In this Knowledge@HEC issue, we share academic knowledge and highlight professional experiences through interviews. Strategy and Business Policy professors Marieke Huysentruyt and Bénédicte Faivre-Tavignot present their research and teaching; Finance researchers François Derrien and Maxime Bonelli reveal their key findings on the effect of ESG reports on employee’s investments. Camille Putois, Director of B4IG, and Gilles Vermot Desroches, Chief corporate of Citizenship and Institutional Relations at Schneider Electric, share their view and experiences of implementing ESG and measuring the impact of their initiatives.

 

Marieke Huysentruyt portrait

Marieke Huysentruyt

Associate Professor of Strategy and Business Policy, and Academic Director of the Inclusive Economy Center at the S&O Institute

Companies’ sustainability or environmental, social and governance performance (ESG) has increasingly become a strategic consideration, a source of unique reputational, financial, and relational competitive advantage. The COVID-19 pandemic, the Yellow Vests protests and other social movements, the deepening and widening inequalities and economic crisis have put the ‘S’ side of business in stark relief. Today, companies are more than ever hard-pressed to be upfront and ambitious about their social impacts. ESG frameworks help companies take stock of their sustainability performance. And they are incredibly influential as they guide investment decisions.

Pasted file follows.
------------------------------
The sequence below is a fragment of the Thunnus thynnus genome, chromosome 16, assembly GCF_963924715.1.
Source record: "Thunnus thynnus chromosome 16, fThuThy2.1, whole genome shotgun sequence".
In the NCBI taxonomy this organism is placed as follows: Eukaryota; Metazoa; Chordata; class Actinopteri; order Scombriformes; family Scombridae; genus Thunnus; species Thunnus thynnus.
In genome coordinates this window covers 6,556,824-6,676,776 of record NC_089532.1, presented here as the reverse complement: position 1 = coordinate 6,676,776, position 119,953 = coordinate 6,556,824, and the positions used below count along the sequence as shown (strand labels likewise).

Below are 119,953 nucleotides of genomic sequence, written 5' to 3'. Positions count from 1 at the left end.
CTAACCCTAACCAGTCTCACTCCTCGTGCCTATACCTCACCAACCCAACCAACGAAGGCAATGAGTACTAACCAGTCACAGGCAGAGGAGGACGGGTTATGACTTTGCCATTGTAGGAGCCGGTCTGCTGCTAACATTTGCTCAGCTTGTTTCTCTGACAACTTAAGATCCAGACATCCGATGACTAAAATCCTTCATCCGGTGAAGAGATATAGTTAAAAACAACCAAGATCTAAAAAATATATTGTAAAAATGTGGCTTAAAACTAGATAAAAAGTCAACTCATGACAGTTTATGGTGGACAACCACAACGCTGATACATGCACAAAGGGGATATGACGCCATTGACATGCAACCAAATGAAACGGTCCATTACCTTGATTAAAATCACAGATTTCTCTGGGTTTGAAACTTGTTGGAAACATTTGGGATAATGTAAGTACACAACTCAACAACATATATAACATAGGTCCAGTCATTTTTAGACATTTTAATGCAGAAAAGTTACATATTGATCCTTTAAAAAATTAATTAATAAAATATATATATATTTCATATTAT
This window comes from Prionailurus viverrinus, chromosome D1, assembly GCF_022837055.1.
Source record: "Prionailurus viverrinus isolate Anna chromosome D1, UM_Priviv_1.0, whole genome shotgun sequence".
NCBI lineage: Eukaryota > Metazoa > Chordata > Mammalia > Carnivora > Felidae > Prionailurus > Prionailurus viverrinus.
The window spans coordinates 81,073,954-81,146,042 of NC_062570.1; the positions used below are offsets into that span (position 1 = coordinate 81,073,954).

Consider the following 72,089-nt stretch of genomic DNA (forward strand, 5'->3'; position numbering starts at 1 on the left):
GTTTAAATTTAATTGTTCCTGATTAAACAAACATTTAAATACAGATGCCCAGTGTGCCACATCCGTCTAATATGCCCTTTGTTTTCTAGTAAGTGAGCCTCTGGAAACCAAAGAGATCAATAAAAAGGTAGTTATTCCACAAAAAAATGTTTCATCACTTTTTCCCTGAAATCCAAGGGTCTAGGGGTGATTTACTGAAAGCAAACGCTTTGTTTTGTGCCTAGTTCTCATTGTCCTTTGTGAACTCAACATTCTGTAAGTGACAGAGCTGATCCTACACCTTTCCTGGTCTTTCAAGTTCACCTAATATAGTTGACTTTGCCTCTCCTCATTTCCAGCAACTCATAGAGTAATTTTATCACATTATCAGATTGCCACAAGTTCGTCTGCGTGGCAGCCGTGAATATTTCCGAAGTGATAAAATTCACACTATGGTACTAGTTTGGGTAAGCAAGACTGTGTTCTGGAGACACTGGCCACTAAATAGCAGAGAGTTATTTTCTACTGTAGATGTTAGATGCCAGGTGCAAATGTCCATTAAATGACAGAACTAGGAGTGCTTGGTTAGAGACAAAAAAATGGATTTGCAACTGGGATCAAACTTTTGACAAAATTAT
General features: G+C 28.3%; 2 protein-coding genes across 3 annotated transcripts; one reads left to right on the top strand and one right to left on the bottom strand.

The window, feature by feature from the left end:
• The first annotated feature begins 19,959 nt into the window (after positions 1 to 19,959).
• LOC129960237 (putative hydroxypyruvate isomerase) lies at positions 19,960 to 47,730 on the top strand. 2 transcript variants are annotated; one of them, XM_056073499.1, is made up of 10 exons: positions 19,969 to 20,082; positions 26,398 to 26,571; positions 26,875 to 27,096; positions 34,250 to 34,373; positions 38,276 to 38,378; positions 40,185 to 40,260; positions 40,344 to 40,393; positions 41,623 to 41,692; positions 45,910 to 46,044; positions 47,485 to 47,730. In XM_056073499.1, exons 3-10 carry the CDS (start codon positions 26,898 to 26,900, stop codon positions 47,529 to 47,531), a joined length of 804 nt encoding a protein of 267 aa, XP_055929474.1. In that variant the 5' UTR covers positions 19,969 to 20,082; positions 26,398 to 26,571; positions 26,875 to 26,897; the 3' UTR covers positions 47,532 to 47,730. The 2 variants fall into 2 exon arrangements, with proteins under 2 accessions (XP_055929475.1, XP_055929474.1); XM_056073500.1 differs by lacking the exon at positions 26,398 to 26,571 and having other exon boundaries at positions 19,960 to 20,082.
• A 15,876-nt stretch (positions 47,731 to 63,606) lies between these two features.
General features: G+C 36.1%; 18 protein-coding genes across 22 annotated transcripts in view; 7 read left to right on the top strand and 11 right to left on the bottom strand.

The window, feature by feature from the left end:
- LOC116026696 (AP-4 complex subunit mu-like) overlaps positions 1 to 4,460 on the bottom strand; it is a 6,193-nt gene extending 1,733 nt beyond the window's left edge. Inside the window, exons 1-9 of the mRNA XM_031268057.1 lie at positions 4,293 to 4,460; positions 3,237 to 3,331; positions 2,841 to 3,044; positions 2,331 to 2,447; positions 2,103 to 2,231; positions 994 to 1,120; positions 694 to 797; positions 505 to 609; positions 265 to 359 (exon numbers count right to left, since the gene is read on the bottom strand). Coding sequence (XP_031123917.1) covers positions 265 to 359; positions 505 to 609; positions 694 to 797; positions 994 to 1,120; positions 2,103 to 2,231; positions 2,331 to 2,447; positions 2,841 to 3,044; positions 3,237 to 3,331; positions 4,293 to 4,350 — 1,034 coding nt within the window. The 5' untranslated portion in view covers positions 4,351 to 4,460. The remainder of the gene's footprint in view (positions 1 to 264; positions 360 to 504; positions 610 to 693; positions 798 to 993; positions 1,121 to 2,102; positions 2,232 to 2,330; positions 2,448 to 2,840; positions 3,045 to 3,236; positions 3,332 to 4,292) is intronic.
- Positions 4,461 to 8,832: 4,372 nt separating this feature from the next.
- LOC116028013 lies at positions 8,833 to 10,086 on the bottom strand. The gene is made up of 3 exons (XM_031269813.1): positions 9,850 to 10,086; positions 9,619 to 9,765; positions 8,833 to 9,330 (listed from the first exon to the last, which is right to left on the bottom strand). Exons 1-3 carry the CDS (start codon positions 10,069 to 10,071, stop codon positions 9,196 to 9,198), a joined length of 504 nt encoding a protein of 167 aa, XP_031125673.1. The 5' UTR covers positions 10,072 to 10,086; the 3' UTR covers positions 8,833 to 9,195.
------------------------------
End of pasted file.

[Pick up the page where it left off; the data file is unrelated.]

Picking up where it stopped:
Yet, we are just beginning to make sense of a complex set of ESG frameworks. Working with Standard & Poor’s Global Ratings’ researcher Bruce Thomson, we find that when it comes to the coverage of the ‘S’ factor in ESG, the major ESG frameworks don’t all agree or align. For example, while companies are always asked to consider their employment conditions, not all ESG frameworks require companies to consider their social impact along the entire value chain. Yet, companies are part of an ecosystem, and thus need to address human rights of supply chain workers and their impacts in the communities where they operate. 

 

Companies are part of an ecosystem, and thus need to address human rights of supply chain workers and their impacts in the communities where they operate.